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Reach for the Sky



You encounter the “E” word pretty early in academic report cards. You meet it again in performance evaluations at work. In a vertical list of possibilities, it is on the opposite level of Poor, two notches above Good, and sits smugly on the top spot. The quality of being outstanding or extremely good is how Excellence is defined. It is ascribed to one person or a team’s performance or to a machine’s operating condition. The expression “Excellent!” conveys approval and pleasure.

Rewards and Perks

You learned in Second grade that when you receive excellent marks, you could get that new toy your parents said “No” to last Christmas. In high school, it could mean getting tickets to the season’s most popular concert. Your excellent performance rating at work justifies a raise and possibly a promotion with a permanent parking slot and perhaps signing privileges at the country club. It is easy to see these visible results of reaching excellence. dreamstime.com.royaltyfree

Paving the Way

There are more important intangible outcomes from excellence.  Top marks at school mean that you have successfully grasped the concepts of the subject and are ready to learn further.  You move up to the next grade or could even skip that altogether and get accelerated to a higher level.  If you continue to get excellent marks, a college scholarship is in the horizon.  A work performance appraisal of Excellent means you helped with the departmental goals and are ready to lead a bigger team.  You are viewed as a dependable contributor to the company and are singled out for key positions in the organization.  As you maintain your level of excellence, you secure stability of tenure and a smooth climb on the corporate ladder.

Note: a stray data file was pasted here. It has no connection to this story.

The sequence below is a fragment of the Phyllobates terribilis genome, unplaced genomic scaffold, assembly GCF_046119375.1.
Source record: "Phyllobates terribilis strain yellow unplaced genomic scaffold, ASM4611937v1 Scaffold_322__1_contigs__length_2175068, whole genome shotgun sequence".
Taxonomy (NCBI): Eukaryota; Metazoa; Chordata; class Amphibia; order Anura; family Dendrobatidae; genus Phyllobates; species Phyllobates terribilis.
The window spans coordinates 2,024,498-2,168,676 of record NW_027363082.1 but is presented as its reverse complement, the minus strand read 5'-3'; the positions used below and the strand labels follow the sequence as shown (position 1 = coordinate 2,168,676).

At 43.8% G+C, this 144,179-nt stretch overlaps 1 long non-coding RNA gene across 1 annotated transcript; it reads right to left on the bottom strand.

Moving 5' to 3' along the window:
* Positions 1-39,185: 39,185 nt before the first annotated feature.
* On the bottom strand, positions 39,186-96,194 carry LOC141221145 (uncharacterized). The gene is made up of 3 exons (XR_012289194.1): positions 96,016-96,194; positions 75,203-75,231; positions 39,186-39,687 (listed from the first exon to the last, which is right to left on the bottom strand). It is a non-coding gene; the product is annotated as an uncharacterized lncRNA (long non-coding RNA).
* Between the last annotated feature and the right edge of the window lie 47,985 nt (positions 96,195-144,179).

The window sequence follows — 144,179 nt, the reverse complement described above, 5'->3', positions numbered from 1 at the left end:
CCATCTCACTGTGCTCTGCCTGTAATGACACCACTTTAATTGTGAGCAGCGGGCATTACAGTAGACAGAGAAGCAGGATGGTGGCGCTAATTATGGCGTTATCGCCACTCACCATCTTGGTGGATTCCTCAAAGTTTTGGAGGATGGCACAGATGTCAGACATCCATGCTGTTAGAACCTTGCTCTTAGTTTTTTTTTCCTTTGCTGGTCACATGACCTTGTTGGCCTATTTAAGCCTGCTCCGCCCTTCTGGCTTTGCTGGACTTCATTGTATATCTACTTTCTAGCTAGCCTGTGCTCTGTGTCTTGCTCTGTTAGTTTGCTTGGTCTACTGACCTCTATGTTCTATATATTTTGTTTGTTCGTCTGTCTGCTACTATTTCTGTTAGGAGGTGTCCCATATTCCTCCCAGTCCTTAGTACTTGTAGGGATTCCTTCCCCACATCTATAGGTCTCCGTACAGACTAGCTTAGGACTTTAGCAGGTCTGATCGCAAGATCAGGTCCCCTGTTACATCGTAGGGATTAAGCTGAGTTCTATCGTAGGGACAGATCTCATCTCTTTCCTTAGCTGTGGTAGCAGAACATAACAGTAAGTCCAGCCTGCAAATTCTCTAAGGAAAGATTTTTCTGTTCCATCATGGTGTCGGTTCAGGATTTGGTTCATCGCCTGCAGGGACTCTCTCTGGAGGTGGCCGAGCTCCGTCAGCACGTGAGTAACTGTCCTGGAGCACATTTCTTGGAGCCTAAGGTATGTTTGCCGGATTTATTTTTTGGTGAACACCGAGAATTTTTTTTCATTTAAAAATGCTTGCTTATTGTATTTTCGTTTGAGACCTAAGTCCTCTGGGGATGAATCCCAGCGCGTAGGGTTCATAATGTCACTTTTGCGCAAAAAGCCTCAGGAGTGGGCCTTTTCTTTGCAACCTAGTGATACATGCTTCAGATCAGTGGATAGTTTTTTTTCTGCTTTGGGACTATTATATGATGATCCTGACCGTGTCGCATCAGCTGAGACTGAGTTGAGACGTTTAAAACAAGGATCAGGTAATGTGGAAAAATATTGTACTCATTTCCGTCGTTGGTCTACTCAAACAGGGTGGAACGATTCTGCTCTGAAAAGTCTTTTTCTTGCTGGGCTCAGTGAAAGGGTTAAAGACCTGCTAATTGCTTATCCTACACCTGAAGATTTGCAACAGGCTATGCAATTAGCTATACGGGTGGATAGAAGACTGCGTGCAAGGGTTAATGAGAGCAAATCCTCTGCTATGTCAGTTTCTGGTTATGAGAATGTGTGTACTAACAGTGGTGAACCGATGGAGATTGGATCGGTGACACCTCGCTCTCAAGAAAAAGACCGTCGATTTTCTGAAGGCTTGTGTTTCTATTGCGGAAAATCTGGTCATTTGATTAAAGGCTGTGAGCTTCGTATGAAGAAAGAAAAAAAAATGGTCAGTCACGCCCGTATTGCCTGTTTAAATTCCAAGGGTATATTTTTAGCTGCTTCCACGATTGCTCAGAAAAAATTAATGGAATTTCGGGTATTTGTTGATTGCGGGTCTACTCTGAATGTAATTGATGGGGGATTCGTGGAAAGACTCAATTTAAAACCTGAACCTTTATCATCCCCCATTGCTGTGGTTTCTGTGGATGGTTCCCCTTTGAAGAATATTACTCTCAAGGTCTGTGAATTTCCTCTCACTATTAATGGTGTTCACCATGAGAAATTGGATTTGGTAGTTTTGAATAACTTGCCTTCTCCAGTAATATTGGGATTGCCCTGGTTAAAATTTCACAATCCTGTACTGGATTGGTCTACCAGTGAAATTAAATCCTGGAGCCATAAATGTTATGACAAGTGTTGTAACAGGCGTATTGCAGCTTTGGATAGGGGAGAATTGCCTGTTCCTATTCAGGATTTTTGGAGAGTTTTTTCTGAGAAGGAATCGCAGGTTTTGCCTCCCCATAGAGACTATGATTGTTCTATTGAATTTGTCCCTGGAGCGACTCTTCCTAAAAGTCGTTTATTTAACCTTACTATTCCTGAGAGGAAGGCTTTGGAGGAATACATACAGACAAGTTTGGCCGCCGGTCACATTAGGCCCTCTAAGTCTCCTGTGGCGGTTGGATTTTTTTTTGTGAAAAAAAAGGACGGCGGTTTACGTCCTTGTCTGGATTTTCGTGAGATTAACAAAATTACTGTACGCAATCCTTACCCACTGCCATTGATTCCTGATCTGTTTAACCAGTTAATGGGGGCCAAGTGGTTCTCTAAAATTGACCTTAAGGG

Your Toughest Competitor

It is, however, when you get a low rating that a deeper realization comes.  As you grapple over a completed project that you felt had fallen short of  your standard, it dawns on you that excellence is actually a personal metric and a habit.  It is not so much about competition and wanting to outdo others.  Rather, it is about personal progress and becoming a better version of you.

As you continue to outperform yourself, all other types of competition become irrelevant.

Improved systems and enhanced personal capabilities are inevitable with the following:

  • You truly believe that you have inherent excellence.
  • You consistently set a high standard.  If you miss the target, you will still be above the middle ground.
  • You conscientiously do your tasks – big and small – to meet that standard; no compromising.

With repetition and practice, excellence then becomes second nature.  So, do as Woody said in Toy Story and “Reach for the Sky!”  

The success of the Toy Story franchise is no toying matter.  It set stringent standards as the first CGI animated film and made the Pixar name synonymous to the highest levels of artistic and technical excellence in film animation.  Toy Story 3 became the highest grossing animated film of all time and the 11th highest (I’m running out of superlatives here) grossing film of all time, raking in  over 1 billion US $ worldwide.  The series won multiple creative, technical, acting, and music awards.  They defined a generation’s growing-up years; and brought laughter to viewers of all ages.

Now, that’s what happens when people aim high for excellence.  There is only one higher bar, and that is to follow Buzz Lightyear, “To infinity and beyond!”



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